The Economist Group recently acquired TVC, a content-driven communications agency that helps brands connect with consumers through coverage in the online and broadcast news media.
Our rationale for making this move comes out of our thinking about the way in which brand opinions are formed today and the role news plays.
There was a time when brand advertisers held the whip hand. Media choice was limited and, given sufficient money, brand ideas could be pushed out through advertising that consumers could not avoid.
Now choice has mushroomed as technology has delivered an ever-increasing number of media outlets. The impact of advertising has been diluted and power has shifted to consumers. They can choose what they view and they can filter out the bits that don’t interest them – including brand messages.
What’s more, any message on a brand that an advertiser might put out can be instantly checked against the thousands of opinions that exist online. So brand messages don’t exist in isolation. There is a climate of opinion that surrounds brands and brand owners have to focus on more than just the messages they control through advertising.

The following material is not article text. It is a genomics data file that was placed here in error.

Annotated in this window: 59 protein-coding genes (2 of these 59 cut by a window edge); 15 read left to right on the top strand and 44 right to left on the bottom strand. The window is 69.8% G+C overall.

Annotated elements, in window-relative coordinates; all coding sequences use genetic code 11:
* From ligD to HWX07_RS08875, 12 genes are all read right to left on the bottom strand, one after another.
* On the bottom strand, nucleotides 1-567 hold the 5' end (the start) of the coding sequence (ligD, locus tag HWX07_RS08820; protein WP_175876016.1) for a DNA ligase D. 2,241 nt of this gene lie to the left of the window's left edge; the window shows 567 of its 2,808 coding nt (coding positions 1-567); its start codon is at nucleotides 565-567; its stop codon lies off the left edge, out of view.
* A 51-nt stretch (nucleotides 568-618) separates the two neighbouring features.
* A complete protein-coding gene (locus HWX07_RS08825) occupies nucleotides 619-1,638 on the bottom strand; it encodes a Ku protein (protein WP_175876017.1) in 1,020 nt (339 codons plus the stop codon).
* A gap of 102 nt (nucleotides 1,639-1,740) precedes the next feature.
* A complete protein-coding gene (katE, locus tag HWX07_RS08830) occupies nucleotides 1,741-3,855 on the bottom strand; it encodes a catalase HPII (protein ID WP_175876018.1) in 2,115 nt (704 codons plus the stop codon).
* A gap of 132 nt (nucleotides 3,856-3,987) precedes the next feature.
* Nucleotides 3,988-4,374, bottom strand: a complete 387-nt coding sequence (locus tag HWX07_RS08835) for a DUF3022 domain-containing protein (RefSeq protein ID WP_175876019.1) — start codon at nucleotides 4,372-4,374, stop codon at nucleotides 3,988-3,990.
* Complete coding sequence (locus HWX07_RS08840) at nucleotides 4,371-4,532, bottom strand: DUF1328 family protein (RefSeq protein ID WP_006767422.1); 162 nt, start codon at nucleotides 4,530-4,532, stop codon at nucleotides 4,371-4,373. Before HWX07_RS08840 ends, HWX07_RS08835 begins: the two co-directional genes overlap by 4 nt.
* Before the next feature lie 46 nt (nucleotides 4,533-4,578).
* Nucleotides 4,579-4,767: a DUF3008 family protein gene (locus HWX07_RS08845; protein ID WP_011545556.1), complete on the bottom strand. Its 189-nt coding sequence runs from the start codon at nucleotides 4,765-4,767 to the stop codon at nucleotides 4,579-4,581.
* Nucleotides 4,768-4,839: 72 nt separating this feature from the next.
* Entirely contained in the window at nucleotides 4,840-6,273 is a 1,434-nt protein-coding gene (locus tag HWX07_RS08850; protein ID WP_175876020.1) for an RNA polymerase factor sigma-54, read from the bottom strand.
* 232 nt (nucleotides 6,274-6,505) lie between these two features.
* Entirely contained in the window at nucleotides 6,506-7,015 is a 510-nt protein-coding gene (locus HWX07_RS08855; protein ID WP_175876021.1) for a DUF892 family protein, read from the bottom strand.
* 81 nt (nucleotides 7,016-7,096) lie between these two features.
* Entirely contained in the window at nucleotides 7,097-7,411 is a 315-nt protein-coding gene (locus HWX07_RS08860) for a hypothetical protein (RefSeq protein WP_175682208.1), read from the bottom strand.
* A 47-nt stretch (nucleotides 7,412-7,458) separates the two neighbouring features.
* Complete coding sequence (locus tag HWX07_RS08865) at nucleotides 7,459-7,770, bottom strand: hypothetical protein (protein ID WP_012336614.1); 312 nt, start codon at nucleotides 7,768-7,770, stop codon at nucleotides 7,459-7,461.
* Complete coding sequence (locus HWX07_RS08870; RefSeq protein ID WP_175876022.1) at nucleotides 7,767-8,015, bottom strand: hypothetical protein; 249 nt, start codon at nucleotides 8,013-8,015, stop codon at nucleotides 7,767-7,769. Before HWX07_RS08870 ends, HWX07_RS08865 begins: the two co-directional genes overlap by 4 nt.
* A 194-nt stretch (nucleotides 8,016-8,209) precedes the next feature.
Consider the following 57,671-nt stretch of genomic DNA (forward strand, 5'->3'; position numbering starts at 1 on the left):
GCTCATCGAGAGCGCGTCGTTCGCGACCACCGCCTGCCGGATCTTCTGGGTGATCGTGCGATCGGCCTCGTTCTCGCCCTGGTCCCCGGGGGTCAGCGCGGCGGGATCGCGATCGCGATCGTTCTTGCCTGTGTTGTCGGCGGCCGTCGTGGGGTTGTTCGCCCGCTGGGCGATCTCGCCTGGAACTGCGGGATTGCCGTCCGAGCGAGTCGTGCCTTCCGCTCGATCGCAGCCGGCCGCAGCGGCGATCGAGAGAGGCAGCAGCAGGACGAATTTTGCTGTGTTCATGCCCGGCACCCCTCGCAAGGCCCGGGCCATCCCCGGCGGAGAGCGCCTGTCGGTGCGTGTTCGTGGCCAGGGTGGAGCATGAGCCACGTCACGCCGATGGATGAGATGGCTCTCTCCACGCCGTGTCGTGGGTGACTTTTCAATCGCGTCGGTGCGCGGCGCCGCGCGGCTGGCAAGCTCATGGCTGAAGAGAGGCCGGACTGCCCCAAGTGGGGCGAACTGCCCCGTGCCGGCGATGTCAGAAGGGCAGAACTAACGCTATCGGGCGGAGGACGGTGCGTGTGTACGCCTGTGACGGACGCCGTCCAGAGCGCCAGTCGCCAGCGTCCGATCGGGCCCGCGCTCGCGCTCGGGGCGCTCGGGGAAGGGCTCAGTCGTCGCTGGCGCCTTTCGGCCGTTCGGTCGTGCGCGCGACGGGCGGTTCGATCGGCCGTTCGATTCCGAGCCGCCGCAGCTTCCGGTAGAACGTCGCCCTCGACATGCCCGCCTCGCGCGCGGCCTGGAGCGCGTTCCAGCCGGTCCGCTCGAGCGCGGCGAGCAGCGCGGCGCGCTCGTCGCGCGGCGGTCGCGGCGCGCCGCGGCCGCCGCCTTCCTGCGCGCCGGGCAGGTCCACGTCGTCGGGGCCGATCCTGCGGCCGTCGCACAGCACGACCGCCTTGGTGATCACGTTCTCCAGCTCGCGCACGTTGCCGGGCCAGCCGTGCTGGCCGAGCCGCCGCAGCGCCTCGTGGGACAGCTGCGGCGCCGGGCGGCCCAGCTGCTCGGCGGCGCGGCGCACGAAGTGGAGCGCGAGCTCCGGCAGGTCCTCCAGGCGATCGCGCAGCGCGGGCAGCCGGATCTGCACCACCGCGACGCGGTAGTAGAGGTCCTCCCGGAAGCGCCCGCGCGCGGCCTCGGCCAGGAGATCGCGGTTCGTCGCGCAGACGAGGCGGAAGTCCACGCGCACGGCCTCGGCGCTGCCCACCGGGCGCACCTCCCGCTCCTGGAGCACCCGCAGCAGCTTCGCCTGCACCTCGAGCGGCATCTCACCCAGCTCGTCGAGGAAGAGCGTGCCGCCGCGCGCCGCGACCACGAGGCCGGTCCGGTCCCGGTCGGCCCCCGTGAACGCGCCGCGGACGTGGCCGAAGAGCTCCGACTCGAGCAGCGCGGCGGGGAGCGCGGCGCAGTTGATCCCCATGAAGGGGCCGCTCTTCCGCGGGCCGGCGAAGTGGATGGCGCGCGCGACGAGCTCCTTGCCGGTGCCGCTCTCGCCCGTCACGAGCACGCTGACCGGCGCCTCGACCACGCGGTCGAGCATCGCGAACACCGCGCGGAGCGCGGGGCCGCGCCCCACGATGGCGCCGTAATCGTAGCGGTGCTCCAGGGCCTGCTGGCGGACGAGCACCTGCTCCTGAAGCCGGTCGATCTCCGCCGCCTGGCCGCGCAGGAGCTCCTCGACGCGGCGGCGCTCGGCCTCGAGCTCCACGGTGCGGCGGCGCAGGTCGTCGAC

Not surprisingly, brand owners are thinking about how to present themselves in ways beyond traditional advertising methods. One of those is creating content on the things they are involved with that are newsworthy and offering that to news outlets. That might be a sporting event they support or a new product they are launching. TVC determines a strategy, creates the content and makes the offer to interested media.
Part of the explosion in media choice has been to meet our growing thirst for news and information. That thirst supports rolling news channels and online services that are updated by the minute. It also drives the adoption of devices that allow us to stay in touch while we are on the move and, when we need to, reflect on what is happening.
So Lean Back 2.0 is in many ways a reflection of our increasing need to be well-informed both broadly and deeply. This drives desire for more news, more outlets to provide it, and more devices to consume it on. The thirst for news, the proliferation of channels and the consequent dilution of advertising impact means that brand owners have to think about how they enter the news agenda if they want to stay in touch with information-hungry, empowered consumers.